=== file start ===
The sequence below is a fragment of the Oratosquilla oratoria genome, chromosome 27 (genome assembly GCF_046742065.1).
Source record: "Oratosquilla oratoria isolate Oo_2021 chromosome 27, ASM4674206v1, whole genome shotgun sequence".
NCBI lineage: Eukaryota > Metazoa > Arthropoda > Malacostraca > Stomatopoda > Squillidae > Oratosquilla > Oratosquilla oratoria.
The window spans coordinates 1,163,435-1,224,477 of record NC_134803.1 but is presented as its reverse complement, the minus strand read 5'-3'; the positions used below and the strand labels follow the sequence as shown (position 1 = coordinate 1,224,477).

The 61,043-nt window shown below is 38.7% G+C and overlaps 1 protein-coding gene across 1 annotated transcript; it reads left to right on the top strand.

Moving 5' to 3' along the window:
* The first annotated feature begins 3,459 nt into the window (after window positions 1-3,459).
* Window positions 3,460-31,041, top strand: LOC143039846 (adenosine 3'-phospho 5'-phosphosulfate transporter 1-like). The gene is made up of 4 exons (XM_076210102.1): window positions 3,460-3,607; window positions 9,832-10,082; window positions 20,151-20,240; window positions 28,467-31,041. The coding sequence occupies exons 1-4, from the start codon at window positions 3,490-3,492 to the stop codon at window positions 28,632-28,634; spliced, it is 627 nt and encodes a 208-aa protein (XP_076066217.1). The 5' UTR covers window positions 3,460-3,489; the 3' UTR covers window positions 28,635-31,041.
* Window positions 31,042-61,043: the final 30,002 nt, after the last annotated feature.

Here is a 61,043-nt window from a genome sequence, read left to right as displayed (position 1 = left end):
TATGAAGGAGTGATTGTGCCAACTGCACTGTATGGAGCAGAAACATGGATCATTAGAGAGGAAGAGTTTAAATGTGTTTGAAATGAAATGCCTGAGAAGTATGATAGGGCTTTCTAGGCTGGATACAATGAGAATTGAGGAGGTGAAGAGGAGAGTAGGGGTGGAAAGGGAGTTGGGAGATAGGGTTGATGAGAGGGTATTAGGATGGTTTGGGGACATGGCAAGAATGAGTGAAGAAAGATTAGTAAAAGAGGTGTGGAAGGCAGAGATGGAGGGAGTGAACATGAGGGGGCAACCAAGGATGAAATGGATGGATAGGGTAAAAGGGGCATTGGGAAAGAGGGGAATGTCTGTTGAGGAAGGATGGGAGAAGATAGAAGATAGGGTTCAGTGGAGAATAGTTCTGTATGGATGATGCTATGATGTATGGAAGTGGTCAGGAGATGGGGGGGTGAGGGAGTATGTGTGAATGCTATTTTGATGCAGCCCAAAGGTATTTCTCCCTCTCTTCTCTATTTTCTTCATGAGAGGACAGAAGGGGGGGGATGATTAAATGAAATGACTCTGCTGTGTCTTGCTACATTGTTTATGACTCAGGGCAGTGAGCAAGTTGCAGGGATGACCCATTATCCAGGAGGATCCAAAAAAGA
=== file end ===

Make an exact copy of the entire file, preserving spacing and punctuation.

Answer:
The sequence below is a fragment of the Oratosquilla oratoria genome, chromosome 27 (genome assembly GCF_046742065.1).
Source record: "Oratosquilla oratoria isolate Oo_2021 chromosome 27, ASM4674206v1, whole genome shotgun sequence".
NCBI lineage: Eukaryota > Metazoa > Arthropoda > Malacostraca > Stomatopoda > Squillidae > Oratosquilla > Oratosquilla oratoria.
The window spans coordinates 1,163,435-1,224,477 of record NC_134803.1 but is presented as its reverse complement, the minus strand read 5'-3'; the positions used below and the strand labels follow the sequence as shown (position 1 = coordinate 1,224,477).

The 61,043-nt window shown below is 38.7% G+C and overlaps 1 protein-coding gene across 1 annotated transcript; it reads left to right on the top strand.

Moving 5' to 3' along the window:
* The first annotated feature begins 3,459 nt into the window (after window positions 1-3,459).
* Window positions 3,460-31,041, top strand: LOC143039846 (adenosine 3'-phospho 5'-phosphosulfate transporter 1-like). The gene is made up of 4 exons (XM_076210102.1): window positions 3,460-3,607; window positions 9,832-10,082; window positions 20,151-20,240; window positions 28,467-31,041. The coding sequence occupies exons 1-4, from the start codon at window positions 3,490-3,492 to the stop codon at window positions 28,632-28,634; spliced, it is 627 nt and encodes a 208-aa protein (XP_076066217.1). The 5' UTR covers window positions 3,460-3,489; the 3' UTR covers window positions 28,635-31,041.
* Window positions 31,042-61,043: the final 30,002 nt, after the last annotated feature.

Here is a 61,043-nt window from a genome sequence, read left to right as displayed (position 1 = left end):
TATGAAGGAGTGATTGTGCCAACTGCACTGTATGGAGCAGAAACATGGATCATTAGAGAGGAAGAGTTTAAATGTGTTTGAAATGAAATGCCTGAGAAGTATGATAGGGCTTTCTAGGCTGGATACAATGAGAATTGAGGAGGTGAAGAGGAGAGTAGGGGTGGAAAGGGAGTTGGGAGATAGGGTTGATGAGAGGGTATTAGGATGGTTTGGGGACATGGCAAGAATGAGTGAAGAAAGATTAGTAAAAGAGGTGTGGAAGGCAGAGATGGAGGGAGTGAACATGAGGGGGCAACCAAGGATGAAATGGATGGATAGGGTAAAAGGGGCATTGGGAAAGAGGGGAATGTCTGTTGAGGAAGGATGGGAGAAGATAGAAGATAGGGTTCAGTGGAGAATAGTTCTGTATGGATGATGCTATGATGTATGGAAGTGGTCAGGAGATGGGGGGGTGAGGGAGTATGTGTGAATGCTATTTTGATGCAGCCCAAAGGTATTTCTCCCTCTCTTCTCTATTTTCTTCATGAGAGGACAGAAGGGGGGGGATGATTAAATGAAATGACTCTGCTGTGTCTTGCTACATTGTTTATGACTCAGGGCAGTGAGCAAGTTGCAGGGATGACCCATTATCCAGGAGGATCCAAAAAAGA